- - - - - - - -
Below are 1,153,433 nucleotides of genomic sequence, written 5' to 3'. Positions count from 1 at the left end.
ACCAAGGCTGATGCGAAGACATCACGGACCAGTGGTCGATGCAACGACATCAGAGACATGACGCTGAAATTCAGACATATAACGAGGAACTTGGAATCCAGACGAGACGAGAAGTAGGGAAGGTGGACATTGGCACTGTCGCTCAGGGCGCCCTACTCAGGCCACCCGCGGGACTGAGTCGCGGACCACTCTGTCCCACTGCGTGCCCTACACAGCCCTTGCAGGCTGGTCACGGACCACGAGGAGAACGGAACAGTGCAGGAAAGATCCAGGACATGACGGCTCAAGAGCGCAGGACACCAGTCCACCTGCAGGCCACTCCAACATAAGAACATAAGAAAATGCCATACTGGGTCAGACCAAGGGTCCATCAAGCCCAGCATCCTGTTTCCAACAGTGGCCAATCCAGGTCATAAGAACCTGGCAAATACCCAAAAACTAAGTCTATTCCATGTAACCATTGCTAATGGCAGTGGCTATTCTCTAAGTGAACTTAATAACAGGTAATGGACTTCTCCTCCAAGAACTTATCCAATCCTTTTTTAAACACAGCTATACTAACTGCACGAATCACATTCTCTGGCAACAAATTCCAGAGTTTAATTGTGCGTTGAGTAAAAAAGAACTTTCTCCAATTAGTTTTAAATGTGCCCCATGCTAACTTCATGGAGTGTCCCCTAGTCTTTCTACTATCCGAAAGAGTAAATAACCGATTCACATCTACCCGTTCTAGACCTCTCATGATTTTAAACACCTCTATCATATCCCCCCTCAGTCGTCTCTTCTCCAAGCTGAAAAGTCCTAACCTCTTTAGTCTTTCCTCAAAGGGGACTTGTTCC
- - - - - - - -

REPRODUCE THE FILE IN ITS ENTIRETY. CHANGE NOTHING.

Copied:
Below are 1,153,433 nucleotides of genomic sequence, written 5' to 3'. Positions count from 1 at the left end.
ACCAAGGCTGATGCGAAGACATCACGGACCAGTGGTCGATGCAACGACATCAGAGACATGACGCTGAAATTCAGACATATAACGAGGAACTTGGAATCCAGACGAGACGAGAAGTAGGGAAGGTGGACATTGGCACTGTCGCTCAGGGCGCCCTACTCAGGCCACCCGCGGGACTGAGTCGCGGACCACTCTGTCCCACTGCGTGCCCTACACAGCCCTTGCAGGCTGGTCACGGACCACGAGGAGAACGGAACAGTGCAGGAAAGATCCAGGACATGACGGCTCAAGAGCGCAGGACACCAGTCCACCTGCAGGCCACTCCAACATAAGAACATAAGAAAATGCCATACTGGGTCAGACCAAGGGTCCATCAAGCCCAGCATCCTGTTTCCAACAGTGGCCAATCCAGGTCATAAGAACCTGGCAAATACCCAAAAACTAAGTCTATTCCATGTAACCATTGCTAATGGCAGTGGCTATTCTCTAAGTGAACTTAATAACAGGTAATGGACTTCTCCTCCAAGAACTTATCCAATCCTTTTTTAAACACAGCTATACTAACTGCACGAATCACATTCTCTGGCAACAAATTCCAGAGTTTAATTGTGCGTTGAGTAAAAAAGAACTTTCTCCAATTAGTTTTAAATGTGCCCCATGCTAACTTCATGGAGTGTCCCCTAGTCTTTCTACTATCCGAAAGAGTAAATAACCGATTCACATCTACCCGTTCTAGACCTCTCATGATTTTAAACACCTCTATCATATCCCCCCTCAGTCGTCTCTTCTCCAAGCTGAAAAGTCCTAACCTCTTTAGTCTTTCCTCAAAGGGGACTTGTTCC